Once the drawing is finished, the image is documented [digital camera], catalogued, prepped for framing, and sent to an agent for scanning and Giclee printing. I’m a firm believer in the Giclee printing system and support the comments raised by marketing consultant Calvin J. Goodman that the Giclee process is a good value for the consumer [“Art Marketing in the 21st Century” by Goodman – 7th Edition].

I consider myself to be a professional artist who embraces the fundamentals of sound business practices. Time is continuously allocated for business planning, marketing, inventory control, finances, correspondence, and creation.

My studio environment includes two drawing stations with Verilux Natural Lighting, several supporting bases for my equipment, storage areas for supplies, business reference files,  a sizeable pencil storage rack, and a sound system. A secondary area is reserved for framing supplies, shrink wrapping equipment, packaging materials for transportation/shipping, two matboard cutters, and a large working station. My base equipment includes a large inventory of Prismacolor colored pencils, Strathmore Bristol 300 and 400 Smooth Finish Papers, and a cast of supporting materials from electric sharpeners to General Miser pencil extenders.

Drawing sessions vary for me through the day and New Age music often provides a backdrop while working in the studio.  I learned to take regular breaks and include jigsaw puzzle time, computer work, reading, cooking, jogging and marsh walks for time out periods. I’m generally the juror and judge for my studies and will spend as much time as needed to finalize a drawing. My reward for finishing a study is to sign my name. This simple act symbolizes  acceptance, closure, and the opportunity to move toward the next project.

As an artist, I’m involved in a number of activities supporting my profession that includes limited teaching experiences, seminar training, speaking engagements, selected commission assignments, juror duties, solo and group exhibits, and consultation services. I’m a graduate of the Fine Arts Department at Central Michigan University and a former MFA student at Eastern Michigan University.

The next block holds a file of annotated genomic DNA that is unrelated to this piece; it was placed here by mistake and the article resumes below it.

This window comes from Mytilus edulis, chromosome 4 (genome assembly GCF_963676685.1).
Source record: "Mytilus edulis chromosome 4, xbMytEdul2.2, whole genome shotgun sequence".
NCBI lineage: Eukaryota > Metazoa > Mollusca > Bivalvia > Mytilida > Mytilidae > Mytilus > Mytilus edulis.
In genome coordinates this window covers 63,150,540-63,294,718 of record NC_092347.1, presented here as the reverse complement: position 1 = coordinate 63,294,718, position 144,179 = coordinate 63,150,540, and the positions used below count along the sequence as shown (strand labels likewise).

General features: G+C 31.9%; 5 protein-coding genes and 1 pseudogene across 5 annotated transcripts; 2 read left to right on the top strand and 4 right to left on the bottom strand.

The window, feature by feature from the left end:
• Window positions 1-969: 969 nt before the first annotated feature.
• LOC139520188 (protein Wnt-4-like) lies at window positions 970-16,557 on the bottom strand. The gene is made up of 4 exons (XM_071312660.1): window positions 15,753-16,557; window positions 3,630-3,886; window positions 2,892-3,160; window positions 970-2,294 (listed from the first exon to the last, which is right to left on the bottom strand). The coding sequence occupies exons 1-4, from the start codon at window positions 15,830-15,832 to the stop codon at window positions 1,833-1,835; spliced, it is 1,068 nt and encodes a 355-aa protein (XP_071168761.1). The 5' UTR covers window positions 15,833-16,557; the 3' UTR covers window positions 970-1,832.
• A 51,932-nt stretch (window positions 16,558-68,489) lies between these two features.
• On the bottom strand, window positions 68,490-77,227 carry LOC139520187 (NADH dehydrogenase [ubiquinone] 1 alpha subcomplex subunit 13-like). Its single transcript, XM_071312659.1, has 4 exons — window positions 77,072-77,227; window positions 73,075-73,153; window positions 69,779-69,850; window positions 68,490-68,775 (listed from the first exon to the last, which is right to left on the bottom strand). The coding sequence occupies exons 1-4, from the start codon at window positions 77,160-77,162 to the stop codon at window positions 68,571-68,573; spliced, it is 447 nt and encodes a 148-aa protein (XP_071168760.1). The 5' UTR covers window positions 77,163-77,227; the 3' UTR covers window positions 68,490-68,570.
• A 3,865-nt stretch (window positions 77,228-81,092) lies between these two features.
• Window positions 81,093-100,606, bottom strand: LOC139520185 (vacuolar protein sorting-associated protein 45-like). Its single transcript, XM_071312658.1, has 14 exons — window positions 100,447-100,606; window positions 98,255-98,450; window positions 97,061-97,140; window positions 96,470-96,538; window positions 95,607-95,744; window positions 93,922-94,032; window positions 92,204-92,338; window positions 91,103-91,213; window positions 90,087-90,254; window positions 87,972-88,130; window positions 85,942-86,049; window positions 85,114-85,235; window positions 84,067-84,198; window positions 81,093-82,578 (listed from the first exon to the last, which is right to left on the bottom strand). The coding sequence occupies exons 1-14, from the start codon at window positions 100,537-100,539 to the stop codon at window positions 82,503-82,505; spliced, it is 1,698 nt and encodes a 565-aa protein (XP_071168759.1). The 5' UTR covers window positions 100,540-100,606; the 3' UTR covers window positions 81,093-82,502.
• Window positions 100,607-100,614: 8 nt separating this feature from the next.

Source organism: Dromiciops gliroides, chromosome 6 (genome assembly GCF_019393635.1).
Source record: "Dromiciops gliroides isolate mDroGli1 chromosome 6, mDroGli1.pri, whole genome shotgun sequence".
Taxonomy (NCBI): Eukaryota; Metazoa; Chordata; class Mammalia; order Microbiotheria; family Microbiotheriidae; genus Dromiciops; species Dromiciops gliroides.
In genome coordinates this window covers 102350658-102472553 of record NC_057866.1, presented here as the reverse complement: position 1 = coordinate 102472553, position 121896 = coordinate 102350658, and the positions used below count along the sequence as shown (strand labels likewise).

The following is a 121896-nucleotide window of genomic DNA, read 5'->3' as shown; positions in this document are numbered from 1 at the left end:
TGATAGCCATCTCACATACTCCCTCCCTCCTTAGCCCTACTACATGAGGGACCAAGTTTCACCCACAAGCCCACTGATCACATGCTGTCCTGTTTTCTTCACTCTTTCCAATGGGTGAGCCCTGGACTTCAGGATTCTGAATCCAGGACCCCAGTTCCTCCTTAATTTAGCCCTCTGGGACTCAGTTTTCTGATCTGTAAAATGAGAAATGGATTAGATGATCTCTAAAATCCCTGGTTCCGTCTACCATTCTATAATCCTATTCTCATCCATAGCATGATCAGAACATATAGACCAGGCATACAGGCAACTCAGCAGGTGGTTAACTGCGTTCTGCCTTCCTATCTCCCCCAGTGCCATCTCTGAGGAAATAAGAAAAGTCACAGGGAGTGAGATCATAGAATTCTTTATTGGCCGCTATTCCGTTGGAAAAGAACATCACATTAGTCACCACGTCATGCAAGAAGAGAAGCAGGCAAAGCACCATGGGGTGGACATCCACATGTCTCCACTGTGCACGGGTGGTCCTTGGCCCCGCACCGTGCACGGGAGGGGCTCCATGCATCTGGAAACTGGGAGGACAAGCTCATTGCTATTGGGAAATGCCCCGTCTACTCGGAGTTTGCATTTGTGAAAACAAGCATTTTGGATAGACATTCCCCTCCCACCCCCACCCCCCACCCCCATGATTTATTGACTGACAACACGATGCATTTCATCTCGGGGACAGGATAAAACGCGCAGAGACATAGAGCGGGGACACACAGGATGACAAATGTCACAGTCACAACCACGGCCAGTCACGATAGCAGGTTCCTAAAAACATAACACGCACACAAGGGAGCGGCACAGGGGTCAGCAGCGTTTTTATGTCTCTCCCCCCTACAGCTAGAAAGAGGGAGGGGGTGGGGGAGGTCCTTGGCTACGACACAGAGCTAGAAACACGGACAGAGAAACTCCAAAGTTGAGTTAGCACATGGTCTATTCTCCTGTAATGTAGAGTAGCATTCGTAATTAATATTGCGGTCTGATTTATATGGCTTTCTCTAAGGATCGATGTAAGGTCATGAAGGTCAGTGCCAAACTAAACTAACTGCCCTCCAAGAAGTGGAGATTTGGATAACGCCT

My professional memberships include the Colored Pencil Society of America, the Colored Pencil Society of Detroit, and the INTERNATIONAL Guild of Realism. A typical year has me competing in 3 to 4 national competitions and exploring marketing and representation opportunities in new markets, and traveling to various regions of North America for research material.

The internet is quickly becoming the vehicle of choice for society and I wholeheartedly support this venue for my art business. Correspondence, submissions, artist domain web publishing, image exchanges, Facebook business activity, are just a  few of the internet activities that now engage my time.

I’m currently represented nationally by … the M Gallery of Fine Art in Charleston, South Carolina…

     I currently reside with my wife, Mary,  in a studio/residence along the shoreline of Lake Huron in Northern Lower Michigan.

-E.P. Lewandowski

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Maggie is headed to the Christmas Parade

Maggie is headed to the Christmas Parade in Downtown Boykin to Raise Awareness of ArtFields !

On December 16th, the ArtFields cultural development board will assist local community leaders and business owners in their staging of the annual Boykin Christmas parade. Taking place from 2-6 p.m. along Highway 268, the 2012 Christmas parade will feature floats constructed and piloted by South Carolina residents, as well nationally-recognized artists, including Bill Davidson, Georgia-based landscape painter.